A Random Forest a Day Keeps the Doctor Away
Markus Eyting ()
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Markus Eyting: Johannes Gutenberg University
No 2026, Working Papers from Gutenberg School of Management and Economics, Johannes Gutenberg-Universität Mainz
Using a unique dataset from a German health check-up provider including detailed individual questionnaire data as well as medical test data, I apply a random forest to predict several health risk factors. I evaluate the prediction performance using various metrics and find decent prediction qualities across all outcomes. By identifying the most relevant predictor variables, I compile concise and validated questionnaire tools to identify individuals’ blood pressure, blood glucose, and cholesterol levels, their risk of a coronary heart disease, whether or not they suffer from plaque or a metabolic syndrome as well as their relative fitness levels. In a second step, I compare the prediction results to physician predictions of the same patient observations. I find that the random forest outperforms the physicians if predictions are based on the same information set. When additionally providing the physicians with the random forest predictions for a particular patient observation, the physicians align with the random forest predictions. Finally, while the random forest considers various psychological scales, the physicians focus on family health history information instead.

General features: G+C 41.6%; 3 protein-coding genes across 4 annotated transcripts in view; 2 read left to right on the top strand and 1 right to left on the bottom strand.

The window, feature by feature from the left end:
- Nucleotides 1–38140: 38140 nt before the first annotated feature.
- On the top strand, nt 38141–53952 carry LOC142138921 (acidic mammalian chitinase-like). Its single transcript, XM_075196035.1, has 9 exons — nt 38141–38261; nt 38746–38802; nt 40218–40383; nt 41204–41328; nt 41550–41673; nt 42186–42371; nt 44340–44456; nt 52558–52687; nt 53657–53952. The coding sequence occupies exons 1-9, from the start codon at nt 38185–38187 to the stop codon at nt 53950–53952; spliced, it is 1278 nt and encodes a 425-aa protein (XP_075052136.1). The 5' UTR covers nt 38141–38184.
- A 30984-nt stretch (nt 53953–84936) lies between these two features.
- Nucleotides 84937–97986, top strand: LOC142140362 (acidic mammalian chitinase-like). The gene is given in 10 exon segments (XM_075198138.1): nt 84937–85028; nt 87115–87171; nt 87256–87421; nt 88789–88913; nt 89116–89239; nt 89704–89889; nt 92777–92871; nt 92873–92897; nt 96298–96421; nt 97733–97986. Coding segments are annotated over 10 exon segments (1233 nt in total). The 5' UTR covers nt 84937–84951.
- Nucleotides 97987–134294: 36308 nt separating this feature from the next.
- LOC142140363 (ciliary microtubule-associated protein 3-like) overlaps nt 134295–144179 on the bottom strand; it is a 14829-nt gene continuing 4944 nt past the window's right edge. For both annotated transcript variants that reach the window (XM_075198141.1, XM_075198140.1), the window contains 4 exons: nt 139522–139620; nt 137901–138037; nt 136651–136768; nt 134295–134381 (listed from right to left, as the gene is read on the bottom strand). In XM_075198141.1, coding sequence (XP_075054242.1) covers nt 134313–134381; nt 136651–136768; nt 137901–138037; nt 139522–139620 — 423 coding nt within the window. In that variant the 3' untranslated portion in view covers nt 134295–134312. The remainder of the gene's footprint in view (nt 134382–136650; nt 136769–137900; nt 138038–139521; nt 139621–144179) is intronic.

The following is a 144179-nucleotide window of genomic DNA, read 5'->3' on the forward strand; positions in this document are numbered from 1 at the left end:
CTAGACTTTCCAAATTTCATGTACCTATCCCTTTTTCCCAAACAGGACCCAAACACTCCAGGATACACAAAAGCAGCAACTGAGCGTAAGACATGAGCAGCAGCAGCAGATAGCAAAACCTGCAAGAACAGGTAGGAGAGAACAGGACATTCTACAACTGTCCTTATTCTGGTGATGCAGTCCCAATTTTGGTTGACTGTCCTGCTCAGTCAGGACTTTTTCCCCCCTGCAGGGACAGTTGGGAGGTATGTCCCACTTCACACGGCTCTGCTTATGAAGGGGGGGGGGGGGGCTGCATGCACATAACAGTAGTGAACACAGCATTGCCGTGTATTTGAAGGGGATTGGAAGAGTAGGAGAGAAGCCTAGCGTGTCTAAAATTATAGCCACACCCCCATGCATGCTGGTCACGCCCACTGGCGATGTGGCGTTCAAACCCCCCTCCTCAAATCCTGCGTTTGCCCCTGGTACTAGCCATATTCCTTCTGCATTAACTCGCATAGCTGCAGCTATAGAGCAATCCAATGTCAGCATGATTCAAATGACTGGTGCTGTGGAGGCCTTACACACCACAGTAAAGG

Pages: 85 pages
New Economics Papers: this item is included in nep-big, nep-env, nep-eur and nep-hea
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https://download.uni-mainz.de/RePEc/pdf/Discussion_Paper_2026.pdf First version, 2020 (application/pdf)
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Persistent link: https://EconPapers.repec.org/RePEc:jgu:wpaper:2026
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